Interestingly enough, the idea for the HondaVAC didn’t come from Honda’s research teams, but rather from the 10-year old son of one of its engineers. The anonymous boy candidly told his dad during a road trip that they really needed a vacuum cleaner in their minivan. Struck by the simple genius of this idea, the dad returned to Honda’s engineering offices in Raymond, Ohio, and shared the idea with colleagues. It took off, with research teams probing simple questions like “How will it be wired in to the van?” and “Where will it be located?” The result is something that is remarkably useful and practical.

 

While the HondaVAC is a very real thing, Honda incorporated the system into their 2013 April Fools Day treat. In an official-sounding press release and accompanying video, Honda introduced the HondaHAIR add-on for the HondaVAC system, a hair-cutting attachment.

 

Here’s what Honda had to say about this piece of “innovative” technology:

 

“The HondaHAIR offers affordability and convenience and transforms the cargo space into a virtual salon on wheels — eliminating the need to trek to the stylist or barber.”

 

You can check out the HondaHAIR video on YouTube. The realistic production values and general tone of the film make the joke all the funnier.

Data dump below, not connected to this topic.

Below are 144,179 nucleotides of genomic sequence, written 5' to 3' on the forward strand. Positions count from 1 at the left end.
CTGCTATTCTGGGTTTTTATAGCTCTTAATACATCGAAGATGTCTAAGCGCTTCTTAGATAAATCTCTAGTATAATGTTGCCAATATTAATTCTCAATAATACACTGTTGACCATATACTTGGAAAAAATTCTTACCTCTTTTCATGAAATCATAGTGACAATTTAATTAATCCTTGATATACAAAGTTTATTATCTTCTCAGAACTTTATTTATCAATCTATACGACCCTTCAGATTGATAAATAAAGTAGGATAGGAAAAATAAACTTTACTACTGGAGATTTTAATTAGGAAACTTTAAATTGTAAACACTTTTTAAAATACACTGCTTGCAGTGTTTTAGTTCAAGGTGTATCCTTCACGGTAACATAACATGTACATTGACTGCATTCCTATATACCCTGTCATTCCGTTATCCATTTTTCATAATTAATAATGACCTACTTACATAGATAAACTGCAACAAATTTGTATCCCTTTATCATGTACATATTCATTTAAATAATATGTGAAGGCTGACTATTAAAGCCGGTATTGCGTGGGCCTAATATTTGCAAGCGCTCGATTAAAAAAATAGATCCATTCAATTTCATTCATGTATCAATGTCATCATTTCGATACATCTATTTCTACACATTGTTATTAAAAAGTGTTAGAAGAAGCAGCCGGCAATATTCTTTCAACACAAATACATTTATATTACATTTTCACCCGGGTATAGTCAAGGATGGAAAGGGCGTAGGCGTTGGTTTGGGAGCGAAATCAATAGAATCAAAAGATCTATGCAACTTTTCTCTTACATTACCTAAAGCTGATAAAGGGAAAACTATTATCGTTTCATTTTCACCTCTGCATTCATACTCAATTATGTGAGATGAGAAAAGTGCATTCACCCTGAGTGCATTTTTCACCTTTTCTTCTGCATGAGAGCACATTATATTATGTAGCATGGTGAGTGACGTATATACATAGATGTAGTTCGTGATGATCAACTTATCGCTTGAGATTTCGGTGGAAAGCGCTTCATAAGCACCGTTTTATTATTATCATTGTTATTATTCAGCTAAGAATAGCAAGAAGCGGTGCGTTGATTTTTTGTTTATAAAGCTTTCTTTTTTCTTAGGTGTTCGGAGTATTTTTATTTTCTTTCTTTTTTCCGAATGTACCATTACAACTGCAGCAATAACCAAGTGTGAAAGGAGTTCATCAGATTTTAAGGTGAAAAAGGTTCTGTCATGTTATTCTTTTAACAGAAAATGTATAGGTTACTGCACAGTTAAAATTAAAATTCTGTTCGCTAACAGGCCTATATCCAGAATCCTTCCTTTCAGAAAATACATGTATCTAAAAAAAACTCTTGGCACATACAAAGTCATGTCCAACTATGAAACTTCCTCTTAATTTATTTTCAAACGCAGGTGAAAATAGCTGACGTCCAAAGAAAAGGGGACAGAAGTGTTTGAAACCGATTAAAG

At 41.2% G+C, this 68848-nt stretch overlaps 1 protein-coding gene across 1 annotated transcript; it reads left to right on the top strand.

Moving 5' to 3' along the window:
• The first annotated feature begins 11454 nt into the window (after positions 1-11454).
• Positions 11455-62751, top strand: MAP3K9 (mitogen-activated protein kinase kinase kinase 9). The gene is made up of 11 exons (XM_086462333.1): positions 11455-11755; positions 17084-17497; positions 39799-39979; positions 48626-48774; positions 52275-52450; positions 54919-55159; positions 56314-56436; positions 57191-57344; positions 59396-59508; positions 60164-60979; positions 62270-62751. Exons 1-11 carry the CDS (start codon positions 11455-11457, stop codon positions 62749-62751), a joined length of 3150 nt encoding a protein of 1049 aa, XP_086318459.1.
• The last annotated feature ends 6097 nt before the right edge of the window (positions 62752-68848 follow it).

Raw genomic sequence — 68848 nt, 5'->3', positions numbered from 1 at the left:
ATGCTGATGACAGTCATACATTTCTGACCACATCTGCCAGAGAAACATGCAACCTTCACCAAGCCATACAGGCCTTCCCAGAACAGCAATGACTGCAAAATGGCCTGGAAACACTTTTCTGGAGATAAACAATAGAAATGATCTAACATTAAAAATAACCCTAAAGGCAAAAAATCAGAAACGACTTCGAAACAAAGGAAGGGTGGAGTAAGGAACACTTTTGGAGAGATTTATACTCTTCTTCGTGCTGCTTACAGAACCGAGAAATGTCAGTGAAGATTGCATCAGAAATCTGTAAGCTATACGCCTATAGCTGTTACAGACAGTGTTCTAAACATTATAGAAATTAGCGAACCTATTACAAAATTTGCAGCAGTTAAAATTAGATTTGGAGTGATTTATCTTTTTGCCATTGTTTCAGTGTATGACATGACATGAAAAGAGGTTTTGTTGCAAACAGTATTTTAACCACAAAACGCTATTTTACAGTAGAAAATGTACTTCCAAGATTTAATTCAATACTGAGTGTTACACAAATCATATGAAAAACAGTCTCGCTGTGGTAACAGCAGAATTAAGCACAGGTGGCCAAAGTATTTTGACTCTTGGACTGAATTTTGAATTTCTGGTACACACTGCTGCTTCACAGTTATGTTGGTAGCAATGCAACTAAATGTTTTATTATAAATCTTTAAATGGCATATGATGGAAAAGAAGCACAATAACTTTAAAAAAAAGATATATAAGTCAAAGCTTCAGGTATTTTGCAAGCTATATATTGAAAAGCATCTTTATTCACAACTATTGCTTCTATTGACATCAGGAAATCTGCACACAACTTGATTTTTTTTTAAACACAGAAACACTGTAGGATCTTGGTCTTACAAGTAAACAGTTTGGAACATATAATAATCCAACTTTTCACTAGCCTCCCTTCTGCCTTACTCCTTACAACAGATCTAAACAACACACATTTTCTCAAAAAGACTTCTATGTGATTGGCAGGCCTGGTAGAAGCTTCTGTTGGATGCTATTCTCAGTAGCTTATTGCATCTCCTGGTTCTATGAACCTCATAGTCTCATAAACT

Watch for the 2014 Odyssey and HondaVAC system later this year at Community Honda!

Hybrids, and EVs, and Fuel Cells, Oh My!

2013 Honda Insight

Sometimes, it’s tough to get it all straight when there are so many different kinds of technology coming out all the time. Lucky for you, at Community Honda of Orland Park, we’re experts because Honda has a horse in every race. What we mean is that Honda makes a wide range of low-emission, high-efficiency vehicles. In fact, they’re currently offering a fuel cell vehicle, a natural gas vehicle, an electric vehicle, and a variety of hybrids. Here’s how to keep it all straight: